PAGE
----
A smartphone that can take a pulse by viewing people’s faces debuted Monday.
Technology giant Fujitsu Ltd. plans to put the invention to practical use within a year, allowing people at work or at home to collect data for analysis without wearing special devices.
The smartphone works by measuring variations in facial coloring caused by blood flow.
Researchers say countless tiny blood vessels run through the face, enabling the monitoring of hemoglobin, which absorbs green light. Hemoglobin is a protein found in red blood cells that contains iron and transports oxygen.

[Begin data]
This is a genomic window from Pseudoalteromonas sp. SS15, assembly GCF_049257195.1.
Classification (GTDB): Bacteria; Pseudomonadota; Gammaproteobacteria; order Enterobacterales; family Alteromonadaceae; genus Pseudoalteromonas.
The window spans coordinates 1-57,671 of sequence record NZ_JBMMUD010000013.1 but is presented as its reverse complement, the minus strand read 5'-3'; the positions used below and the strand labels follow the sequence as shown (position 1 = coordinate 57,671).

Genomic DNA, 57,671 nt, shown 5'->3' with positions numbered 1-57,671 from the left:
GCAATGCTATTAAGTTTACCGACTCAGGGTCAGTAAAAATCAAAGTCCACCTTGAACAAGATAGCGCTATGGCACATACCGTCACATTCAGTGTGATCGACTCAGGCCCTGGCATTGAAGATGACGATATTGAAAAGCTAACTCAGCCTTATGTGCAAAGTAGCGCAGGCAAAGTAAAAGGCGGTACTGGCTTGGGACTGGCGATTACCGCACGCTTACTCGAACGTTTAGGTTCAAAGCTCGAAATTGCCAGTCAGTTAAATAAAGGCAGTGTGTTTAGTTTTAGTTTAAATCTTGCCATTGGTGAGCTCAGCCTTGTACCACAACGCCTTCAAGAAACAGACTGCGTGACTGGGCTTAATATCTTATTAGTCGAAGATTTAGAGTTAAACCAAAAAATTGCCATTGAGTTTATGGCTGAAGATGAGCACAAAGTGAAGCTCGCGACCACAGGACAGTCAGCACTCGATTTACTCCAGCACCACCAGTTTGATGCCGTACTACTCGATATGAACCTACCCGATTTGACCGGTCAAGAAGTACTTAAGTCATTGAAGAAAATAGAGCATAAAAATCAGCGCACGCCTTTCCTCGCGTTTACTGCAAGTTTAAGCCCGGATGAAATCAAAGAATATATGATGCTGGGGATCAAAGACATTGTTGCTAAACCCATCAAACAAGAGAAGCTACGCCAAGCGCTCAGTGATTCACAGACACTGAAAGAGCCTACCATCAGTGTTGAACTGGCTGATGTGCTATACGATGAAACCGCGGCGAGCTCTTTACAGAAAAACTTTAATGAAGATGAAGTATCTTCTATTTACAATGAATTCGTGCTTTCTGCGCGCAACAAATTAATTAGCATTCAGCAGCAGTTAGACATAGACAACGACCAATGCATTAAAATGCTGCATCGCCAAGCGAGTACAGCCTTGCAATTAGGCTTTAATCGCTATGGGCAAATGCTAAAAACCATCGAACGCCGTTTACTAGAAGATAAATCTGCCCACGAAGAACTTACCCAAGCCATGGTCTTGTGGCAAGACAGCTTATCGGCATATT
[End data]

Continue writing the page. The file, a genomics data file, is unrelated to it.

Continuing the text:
Simply pointing a camera at a face for as little as five seconds is sufficient to gauge a pulse, while the technology automatically filters out the effect of head movements or changes caused by standing up.
“Even at a busy workplace, or any time a person is sitting in front of a PC, whether for teleconferencing or writing emails, their pulse can be measured during brief moments of quiet,” it said in a press release.
“At home, a camera built into a TV can measure the pulse of people relaxing in front of it, or a mirror, for when people are getting ready in the morning,” it said.
“Pulse detectors built into gates at event sites or control points at airports could be a possible security application by detecting people in ill health and people acting suspiciously.”